Let Sleep Happen's Submission to the Federal Parliament Sleep Health Awareness Inquiry

Let Sleep Happen's Submission to the Federal Parliament Sleep Health Awareness Inquiry

15 Mar 2019 12:00 AMRosemary Clancy

LetSleepHappen submitted sleep medication accidental overdose data to the Australian Federal Sleep Health Awareness Inquiry on 11/2/19. Investigating the psychology of accidental overdose is crucial given the hundreds of Australians unknowingly combining lethal levels of prescription sedatives every year, in a bid to sleep and quell anxiety or chronic pain.


According to the Australian Bureau of Statistics, when analysing drug deaths by single drug type, benzodiazepines were the most common substance present in either accidental & intentional drug induced deaths in 2016, being identified in 663 (36.7%) deaths – and the vast majority of deaths were accidental. This means at least 440/663 people in Australia died accidentally from an overdose that featured benzodiazepines.

Benzodiazepines are medications prescribed for the treatment of anxiety and insomnia, and are prone to tolerance and addiction. They are particularly dangerous when taken with other substances as they affect the central nervous system and cause respiratory depression. In over 96% of drug deaths where benzodiazepines were present in 2016, they were mixed with other drugs including alcohol. There is evidence that up to 70% of prescription opiate overdoses in the US have been found to involve a benzodiazepine. Apart from 1999, benzodiazepines have consistently been the most common single substance identified on toxicology.

So if the majority of these deaths were accidental, how do we get to accidental overdose?

The psychological route to accidental overdose starts with memory loss:

  1. All the major benzodiazepine and BZRA (Zolpidem & Zopiclone) manufacturers warn consumers of confusion and memory loss side effects. Pharmaceutical companies are not secretive about these side effects. Even Merck, the manufacturer of the new orexin receptor antagonist sleep medication Belsomra/Suvorexant, warns prospective users of memory loss & confusion on this medication.
  2. Add in the Psychological processes of Habit Formation (dependent sleep medication use comprises a cue + a behaviour + a reward), plus:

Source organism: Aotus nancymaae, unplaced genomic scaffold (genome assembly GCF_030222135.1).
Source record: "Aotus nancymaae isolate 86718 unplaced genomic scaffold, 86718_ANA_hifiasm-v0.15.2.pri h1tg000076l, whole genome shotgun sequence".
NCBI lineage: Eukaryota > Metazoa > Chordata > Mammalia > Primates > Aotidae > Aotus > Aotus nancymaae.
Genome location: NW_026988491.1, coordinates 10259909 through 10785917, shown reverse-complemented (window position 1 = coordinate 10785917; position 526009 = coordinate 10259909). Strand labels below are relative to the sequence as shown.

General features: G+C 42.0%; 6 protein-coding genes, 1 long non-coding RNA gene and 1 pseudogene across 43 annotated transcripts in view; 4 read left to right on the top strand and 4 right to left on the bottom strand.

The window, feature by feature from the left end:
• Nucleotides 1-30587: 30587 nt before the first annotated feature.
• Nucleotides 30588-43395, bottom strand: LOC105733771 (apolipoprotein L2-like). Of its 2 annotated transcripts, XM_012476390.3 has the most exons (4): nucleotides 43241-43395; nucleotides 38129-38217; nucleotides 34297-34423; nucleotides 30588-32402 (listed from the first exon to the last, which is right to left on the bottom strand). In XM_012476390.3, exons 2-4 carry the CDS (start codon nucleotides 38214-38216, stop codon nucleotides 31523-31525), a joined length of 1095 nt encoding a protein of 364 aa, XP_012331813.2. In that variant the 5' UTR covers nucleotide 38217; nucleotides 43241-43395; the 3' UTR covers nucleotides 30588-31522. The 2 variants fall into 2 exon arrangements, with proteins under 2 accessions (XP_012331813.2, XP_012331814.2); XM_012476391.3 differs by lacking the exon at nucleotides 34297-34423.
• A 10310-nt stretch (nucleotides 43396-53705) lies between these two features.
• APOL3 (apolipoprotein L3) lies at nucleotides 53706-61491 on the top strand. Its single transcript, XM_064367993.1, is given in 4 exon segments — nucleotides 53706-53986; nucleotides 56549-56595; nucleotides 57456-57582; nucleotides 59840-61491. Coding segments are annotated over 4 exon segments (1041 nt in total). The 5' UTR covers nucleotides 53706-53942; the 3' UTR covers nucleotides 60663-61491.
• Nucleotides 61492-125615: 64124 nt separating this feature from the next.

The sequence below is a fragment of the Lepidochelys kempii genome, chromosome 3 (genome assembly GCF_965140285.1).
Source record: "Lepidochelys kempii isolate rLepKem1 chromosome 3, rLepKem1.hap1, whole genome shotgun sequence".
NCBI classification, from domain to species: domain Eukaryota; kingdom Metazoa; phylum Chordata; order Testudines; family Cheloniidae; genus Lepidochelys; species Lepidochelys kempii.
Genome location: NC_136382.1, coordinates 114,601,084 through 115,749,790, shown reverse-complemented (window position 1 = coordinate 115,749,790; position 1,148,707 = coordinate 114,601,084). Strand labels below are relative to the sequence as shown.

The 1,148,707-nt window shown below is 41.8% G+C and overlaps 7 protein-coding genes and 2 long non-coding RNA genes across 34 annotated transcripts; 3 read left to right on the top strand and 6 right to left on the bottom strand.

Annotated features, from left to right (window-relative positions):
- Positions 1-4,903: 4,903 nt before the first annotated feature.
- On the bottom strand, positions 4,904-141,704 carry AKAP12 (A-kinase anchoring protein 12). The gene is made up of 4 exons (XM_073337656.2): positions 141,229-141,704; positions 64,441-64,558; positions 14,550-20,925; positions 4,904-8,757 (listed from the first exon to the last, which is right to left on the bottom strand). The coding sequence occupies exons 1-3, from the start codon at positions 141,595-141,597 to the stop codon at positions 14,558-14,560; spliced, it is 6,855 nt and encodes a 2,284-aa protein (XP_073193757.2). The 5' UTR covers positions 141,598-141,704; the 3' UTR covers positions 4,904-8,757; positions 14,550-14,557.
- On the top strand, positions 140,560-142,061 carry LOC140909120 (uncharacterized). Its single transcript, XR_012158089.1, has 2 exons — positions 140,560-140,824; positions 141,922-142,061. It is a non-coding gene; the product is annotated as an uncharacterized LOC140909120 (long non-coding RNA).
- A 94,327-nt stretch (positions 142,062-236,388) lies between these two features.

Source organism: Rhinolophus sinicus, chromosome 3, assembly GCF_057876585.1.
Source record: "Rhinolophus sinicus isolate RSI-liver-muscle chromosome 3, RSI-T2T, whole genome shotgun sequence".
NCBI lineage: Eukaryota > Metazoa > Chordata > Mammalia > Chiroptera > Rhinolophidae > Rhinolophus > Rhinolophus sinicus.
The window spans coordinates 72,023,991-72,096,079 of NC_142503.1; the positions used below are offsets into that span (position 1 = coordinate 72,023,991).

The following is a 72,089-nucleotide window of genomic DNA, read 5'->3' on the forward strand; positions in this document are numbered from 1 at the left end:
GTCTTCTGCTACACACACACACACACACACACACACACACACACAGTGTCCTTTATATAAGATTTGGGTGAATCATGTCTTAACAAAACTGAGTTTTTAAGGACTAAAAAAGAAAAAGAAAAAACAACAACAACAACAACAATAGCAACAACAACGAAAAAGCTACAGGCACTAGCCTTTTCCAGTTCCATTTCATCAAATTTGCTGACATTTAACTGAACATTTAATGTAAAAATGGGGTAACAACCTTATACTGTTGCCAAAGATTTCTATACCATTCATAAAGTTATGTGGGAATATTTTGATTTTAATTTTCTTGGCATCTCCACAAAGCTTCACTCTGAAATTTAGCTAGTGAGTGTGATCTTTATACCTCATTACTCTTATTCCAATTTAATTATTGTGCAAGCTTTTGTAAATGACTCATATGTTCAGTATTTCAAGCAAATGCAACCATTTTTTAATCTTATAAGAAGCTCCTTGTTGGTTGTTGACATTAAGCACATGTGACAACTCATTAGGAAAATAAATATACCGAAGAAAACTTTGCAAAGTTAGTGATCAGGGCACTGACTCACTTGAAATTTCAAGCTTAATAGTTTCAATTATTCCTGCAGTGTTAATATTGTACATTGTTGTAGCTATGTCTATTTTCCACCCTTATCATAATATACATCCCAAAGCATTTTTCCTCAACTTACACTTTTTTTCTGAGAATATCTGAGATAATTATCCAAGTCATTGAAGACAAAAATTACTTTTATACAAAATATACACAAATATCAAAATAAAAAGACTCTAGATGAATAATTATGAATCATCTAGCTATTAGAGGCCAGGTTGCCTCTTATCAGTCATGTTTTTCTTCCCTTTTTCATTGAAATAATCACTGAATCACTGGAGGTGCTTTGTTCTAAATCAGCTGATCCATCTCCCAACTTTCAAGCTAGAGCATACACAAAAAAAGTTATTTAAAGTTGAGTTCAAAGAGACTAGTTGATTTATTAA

3. Attribution change (attributing sleep success to medication rather than own sleep regulation processes), and
  4. Intermittent reinforcement (when a reward is unpredictable we increase behaviours to try to induce the reward); 

and the stage is set for accidental overdose.

Malcolm Lader of Kings College Addiction Centre talks of the widespread inability to stop short term sleep medication prescription sleep medication use becoming longterm dependence. This partly begins with an (understandable) misperception of "short-circuiting" insomnia habit formation amongst prescribing professionals, then consolidates with misattributions of sleep success by patients using the medications. 

In reality: You’re not “short-circuiting” or stopping an insomnia habit by using medication: you’re forming a medication-taking habit and grafting it onto your conditioned insomnia habit. A habit of attributing sleep success to sleep medications.

Attributions easily shift to confidence in medications rather than your brain's sleep self-regulation, because you already (in insomnia) don’t trust your brain to regulate sleep.

Then tolerance (to the medications) develops because of a process of neuroadaptation and blunting of dopamine release over time (Benzodiazepines, like opiates, work on the reward circuit of the brain). This means the medications over time become ineffective, and one needs higher and higher doses to get any effect. Now overdose risk increases, especially if adding in other sedatives (like alcohol, antihistamines, or opiates) to correct for the tolerance building.

At the same time the medications’ amnesia side effect – plus escalated frantic dosing behaviours due to intermittent (on-off good/bad sleep) reinforcement, set the stage for accidental overdose. (As described, intermittent reinforcement happens when we can’t predict a reward so we increase our responding behaviours to induce the reward – like playing pokies/slot machines at a casino).

In summary, therapeutic amnesia (an intended sleep medication side effect to counter insomnia hypervigilance & recall)

+ “my sleep success is due to medication” attributions

+ habit formation conditioning

leads to:

insomnia threat monitoring & intermittent reinforcement (unpredictable sleep reward because of increased tolerance to the medication), with potentially ever-increasing risk of panicky medication-combining and accidental overdose.

This is why we need to unite with a multidisciplinary public health message, to promote (side-effect free!) Cognitive Behaviour Therapy for insomnia – for substantial and enduring sleep improvement.

Please send your questions and comments to www.letsleephappen.com.au

 

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